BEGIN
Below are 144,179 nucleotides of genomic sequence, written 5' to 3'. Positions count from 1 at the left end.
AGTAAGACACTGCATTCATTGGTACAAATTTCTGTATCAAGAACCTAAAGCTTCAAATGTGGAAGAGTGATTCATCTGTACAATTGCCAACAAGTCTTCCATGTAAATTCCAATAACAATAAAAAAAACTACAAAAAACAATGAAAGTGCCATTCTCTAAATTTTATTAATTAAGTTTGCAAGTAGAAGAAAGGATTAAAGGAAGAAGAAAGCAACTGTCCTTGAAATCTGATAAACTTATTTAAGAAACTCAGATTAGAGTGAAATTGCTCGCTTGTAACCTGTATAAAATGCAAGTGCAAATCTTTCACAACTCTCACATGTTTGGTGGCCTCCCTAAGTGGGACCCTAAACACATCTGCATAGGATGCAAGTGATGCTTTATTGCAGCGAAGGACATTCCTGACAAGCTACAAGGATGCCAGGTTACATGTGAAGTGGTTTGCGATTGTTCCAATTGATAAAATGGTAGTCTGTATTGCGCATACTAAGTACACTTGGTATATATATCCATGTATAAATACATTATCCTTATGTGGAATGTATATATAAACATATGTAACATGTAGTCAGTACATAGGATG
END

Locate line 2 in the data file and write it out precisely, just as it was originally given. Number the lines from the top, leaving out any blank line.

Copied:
AGTAAGACACTGCATTCATTGGTACAAATTTCTGTATCAAGAACCTAAAGCTTCAAATGTGGAAGAGTGATTCATCTGTACAATTGCCAACAAGTCTTCCATGTAAATTCCAATAACAATAAAAAAAACTACAAAAAACAATGAAAGTGCCATTCTCTAAATTTTATTAATTAAGTTTGCAAGTAGAAGAAAGGATTAAAGGAAGAAGAAAGCAACTGTCCTTGAAATCTGATAAACTTATTTAAGAAACTCAGATTAGAGTGAAATTGCTCGCTTGTAACCTGTATAAAATGCAAGTGCAAATCTTTCACAACTCTCACATGTTTGGTGGCCTCCCTAAGTGGGACCCTAAACACATCTGCATAGGATGCAAGTGATGCTTTATTGCAGCGAAGGACATTCCTGACAAGCTACAAGGATGCCAGGTTACATGTGAAGTGGTTTGCGATTGTTCCAATTGATAAAATGGTAGTCTGTATTGCGCATACTAAGTACACTTGGTATATATATCCATGTATAAATACATTATCCTTATGTGGAATGTATATATAAACATATGTAACATGTAGTCAGTACATAGGATG